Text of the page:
Now there’s really only one thing you need to keep in mind when it comes to knowing the risks of falling into the trap:
Trainers Need You Coming Back in order to Make Money
Think about how trainers make money. You come to them with specific goals in mind, but do you know if your trainer is doing everything they can to help you reach them?
Personal Trainers need you to keep coming back to them in order for them to continue making money. So there’s a chance that your progress and best interests are actually being held back or drawn out due to the fact that your trainer wants you to continue to come back to them.
So what are the telltale signs of the Personal Trainer scam?
The most important thing you should be wary of when assessing your Personal Trainer and determining if you are falling into the trap is if you find yourself always confused at the end of every workout.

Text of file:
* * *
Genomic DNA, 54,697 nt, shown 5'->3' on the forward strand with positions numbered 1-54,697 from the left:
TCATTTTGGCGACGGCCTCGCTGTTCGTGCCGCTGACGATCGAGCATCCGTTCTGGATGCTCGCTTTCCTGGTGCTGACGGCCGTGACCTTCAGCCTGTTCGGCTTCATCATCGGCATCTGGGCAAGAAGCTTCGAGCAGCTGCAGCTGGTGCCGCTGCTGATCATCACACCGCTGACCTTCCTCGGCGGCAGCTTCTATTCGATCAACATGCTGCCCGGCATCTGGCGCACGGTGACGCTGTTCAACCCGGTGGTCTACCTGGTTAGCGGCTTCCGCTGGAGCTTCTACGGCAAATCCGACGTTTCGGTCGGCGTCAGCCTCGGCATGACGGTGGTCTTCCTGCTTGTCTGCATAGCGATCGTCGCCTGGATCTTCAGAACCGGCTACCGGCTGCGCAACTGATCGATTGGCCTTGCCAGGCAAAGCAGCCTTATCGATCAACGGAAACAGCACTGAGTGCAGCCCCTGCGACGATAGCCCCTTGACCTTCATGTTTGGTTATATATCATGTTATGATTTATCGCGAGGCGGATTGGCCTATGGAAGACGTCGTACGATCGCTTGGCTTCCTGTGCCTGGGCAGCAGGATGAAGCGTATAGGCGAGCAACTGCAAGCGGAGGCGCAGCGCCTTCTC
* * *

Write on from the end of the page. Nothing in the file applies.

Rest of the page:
Are you ending each session thinking “What the heck did I just do?”
This is one of the most common tactics Personal Trainers use to create a reliance on coming back to them.
Personal Trainers will have you come in for an hour, instruct you on a list of 12-15 exercises that are different every time you come in.
You may be getting in shape, but you’re reliant on the Trainer’s “knowledge” in order to feel like you had a successful workout.
This tactic ensures that you continue coming back to your trainer, because while you are learning how to do very specific movements and exercises, your trainer isn’t actually teaching you about how your body works, moves, and behaves in order for you to truly progress.
Why? Because if this is done, you’ll be able to apply the skills and knowledge you’ve acquired on your own and you will no longer need a trainer!